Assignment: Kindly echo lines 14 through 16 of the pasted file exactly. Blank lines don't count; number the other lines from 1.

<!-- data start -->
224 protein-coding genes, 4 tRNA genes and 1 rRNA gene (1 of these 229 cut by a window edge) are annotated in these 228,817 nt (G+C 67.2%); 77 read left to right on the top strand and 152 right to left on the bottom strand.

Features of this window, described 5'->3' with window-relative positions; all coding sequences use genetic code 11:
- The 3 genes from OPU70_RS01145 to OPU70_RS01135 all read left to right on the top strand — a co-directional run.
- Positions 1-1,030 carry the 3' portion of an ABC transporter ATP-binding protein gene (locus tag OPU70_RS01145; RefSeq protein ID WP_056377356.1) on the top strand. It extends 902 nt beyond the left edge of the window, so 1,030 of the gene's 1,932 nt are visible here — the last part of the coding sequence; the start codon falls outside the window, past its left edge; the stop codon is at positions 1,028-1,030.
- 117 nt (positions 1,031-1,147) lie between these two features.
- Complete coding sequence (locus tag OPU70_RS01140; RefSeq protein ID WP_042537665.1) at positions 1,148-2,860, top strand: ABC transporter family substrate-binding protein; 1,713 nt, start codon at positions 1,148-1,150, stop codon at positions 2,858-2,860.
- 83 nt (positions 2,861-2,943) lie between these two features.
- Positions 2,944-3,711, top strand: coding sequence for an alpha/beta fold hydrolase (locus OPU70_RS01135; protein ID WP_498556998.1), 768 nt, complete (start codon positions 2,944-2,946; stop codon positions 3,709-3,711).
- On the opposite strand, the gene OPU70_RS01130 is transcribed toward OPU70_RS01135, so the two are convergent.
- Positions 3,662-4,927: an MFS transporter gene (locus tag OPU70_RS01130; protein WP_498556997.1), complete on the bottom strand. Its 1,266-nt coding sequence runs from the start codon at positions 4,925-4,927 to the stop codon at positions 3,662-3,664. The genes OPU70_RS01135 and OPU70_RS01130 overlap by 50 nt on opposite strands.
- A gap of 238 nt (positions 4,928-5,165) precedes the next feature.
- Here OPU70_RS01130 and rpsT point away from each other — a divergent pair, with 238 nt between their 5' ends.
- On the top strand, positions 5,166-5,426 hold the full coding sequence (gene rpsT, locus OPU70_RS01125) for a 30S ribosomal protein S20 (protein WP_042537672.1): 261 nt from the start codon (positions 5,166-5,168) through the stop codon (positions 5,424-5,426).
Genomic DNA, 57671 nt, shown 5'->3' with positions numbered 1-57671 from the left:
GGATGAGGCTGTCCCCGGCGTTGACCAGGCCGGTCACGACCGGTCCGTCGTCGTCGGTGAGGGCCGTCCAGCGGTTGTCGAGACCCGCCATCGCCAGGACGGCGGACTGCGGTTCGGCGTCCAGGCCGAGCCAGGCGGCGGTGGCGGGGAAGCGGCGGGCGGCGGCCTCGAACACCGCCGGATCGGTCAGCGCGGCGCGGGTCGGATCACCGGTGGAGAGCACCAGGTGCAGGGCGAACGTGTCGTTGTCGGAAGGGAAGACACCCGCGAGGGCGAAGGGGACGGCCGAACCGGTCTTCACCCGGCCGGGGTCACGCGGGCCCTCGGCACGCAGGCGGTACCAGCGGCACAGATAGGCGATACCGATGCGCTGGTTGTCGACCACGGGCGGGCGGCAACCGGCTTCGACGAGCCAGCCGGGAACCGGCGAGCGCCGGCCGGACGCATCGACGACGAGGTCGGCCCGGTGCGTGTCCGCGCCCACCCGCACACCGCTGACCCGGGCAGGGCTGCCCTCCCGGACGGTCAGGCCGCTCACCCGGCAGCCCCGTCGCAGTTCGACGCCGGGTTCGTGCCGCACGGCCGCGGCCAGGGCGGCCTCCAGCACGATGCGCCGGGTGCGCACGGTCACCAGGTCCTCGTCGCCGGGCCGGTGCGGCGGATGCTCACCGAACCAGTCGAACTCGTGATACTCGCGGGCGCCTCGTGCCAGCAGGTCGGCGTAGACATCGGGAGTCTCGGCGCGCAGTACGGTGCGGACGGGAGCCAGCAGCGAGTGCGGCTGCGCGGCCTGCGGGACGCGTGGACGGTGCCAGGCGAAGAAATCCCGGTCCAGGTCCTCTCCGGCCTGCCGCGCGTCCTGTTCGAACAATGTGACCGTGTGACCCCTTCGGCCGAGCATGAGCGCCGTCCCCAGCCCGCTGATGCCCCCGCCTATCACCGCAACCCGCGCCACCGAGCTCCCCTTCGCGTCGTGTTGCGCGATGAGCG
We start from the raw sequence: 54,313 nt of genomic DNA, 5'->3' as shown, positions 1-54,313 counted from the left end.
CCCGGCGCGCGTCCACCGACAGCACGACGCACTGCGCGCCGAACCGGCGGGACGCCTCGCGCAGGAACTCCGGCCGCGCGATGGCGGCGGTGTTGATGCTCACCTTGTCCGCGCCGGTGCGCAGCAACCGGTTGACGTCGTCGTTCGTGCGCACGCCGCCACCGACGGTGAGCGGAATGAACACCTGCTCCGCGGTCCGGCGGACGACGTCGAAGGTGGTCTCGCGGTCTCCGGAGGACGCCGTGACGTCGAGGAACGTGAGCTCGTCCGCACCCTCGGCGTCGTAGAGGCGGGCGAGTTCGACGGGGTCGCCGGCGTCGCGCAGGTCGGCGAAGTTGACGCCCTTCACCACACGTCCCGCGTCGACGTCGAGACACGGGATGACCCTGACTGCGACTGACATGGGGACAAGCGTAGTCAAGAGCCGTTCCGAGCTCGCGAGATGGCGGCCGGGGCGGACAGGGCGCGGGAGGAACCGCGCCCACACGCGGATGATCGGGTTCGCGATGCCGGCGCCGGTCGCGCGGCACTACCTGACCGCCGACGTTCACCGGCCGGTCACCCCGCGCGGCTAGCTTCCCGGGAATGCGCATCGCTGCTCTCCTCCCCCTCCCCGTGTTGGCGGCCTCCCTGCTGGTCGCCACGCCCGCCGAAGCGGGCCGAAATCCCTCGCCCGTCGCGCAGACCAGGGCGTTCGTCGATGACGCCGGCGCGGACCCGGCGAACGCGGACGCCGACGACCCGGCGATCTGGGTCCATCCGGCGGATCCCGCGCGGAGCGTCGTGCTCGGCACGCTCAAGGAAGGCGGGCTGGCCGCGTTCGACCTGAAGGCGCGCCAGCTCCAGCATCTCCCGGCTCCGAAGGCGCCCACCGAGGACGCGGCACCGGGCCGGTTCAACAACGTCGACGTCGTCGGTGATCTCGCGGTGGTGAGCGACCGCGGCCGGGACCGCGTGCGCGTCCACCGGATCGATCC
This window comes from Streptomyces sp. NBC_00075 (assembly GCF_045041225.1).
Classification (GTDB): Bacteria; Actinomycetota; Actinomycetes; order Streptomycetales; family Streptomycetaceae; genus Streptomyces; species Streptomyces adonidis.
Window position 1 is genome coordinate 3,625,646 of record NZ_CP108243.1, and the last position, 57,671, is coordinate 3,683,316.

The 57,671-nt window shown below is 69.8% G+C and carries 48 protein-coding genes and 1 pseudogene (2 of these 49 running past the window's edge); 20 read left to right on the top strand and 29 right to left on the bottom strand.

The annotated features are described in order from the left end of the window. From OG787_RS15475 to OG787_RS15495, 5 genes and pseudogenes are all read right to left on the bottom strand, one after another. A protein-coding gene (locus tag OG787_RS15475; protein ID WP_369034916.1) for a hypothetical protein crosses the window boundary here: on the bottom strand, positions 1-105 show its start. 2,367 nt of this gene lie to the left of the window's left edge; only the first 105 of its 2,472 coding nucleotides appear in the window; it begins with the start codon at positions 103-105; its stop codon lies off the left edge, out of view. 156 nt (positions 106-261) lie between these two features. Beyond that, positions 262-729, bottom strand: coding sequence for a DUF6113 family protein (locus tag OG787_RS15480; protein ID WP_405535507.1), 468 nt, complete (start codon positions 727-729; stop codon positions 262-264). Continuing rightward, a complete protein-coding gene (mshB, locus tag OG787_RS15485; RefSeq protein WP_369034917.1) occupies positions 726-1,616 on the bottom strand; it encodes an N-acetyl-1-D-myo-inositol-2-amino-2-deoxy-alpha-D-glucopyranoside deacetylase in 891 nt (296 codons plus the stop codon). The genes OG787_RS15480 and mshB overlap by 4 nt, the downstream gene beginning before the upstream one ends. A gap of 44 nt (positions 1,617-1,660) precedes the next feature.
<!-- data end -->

Genomic DNA, 57671 nt, shown 5'->3' with positions numbered 1-57671 from the left:
GGATGAGGCTGTCCCCGGCGTTGACCAGGCCGGTCACGACCGGTCCGTCGTCGTCGGTGAGGGCCGTCCAGCGGTTGTCGAGACCCGCCATCGCCAGGACGGCGGACTGCGGTTCGGCGTCCAGGCCGAGCCAGGCGGCGGTGGCGGGGAAGCGGCGGGCGGCGGCCTCGAACACCGCCGGATCGGTCAGCGCGGCGCGGGTCGGATCACCGGTGGAGAGCACCAGGTGCAGGGCGAACGTGTCGTTGTCGGAAGGGAAGACACCCGCGAGGGCGAAGGGGACGGCCGAACCGGTCTTCACCCGGCCGGGGTCACGCGGGCCCTCGGCACGCAGGCGGTACCAGCGGCACAGATAGGCGATACCGATGCGCTGGTTGTCGACCACGGGCGGGCGGCAACCGGCTTCGACGAGCCAGCCGGGAACCGGCGAGCGCCGGCCGGACGCATCGACGACGAGGTCGGCCCGGTGCGTGTCCGCGCCCACCCGCACACCGCTGACCCGGGCAGGGCTGCCCTCCCGGACGGTCAGGCCGCTCACCCGGCAGCCCCGTCGCAGTTCGACGCCGGGTTCGTGCCGCACGGCCGCGGCCAGGGCGGCCTCCAGCACGATGCGCCGGGTGCGCACGGTCACCAGGTCCTCGTCGCCGGGCCGGTGCGGCGGATGCTCACCGAACCAGTCGAACTCGTGATACTCGCGGGCGCCTCGTGCCAGCAGGTCGGCGTAGACATCGGGAGTCTCGGCGCGCAGTACGGTGCGGACGGGAGCCAGCAGCGAGTGCGGCTGCGCGGCCTGCGGGACGCGTGGACGGTGCCAGGCGAAGAAATCCCGGTCCAGGTCCTCTCCGGCCTGCCGCGCGTCCTGTTCGAACAATGTGACCGTGTGACCCCTTCGGCCGAGCATGAGCGCCGTCCCCAGCCCGCTGATGCCCCCGCCTATCACCGCAACCCGCGCCACCGAGCTCCCCTTCGCGTCGTGTTGCGCGATGAGCG
We start from the raw sequence: 54,313 nt of genomic DNA, 5'->3' as shown, positions 1-54,313 counted from the left end.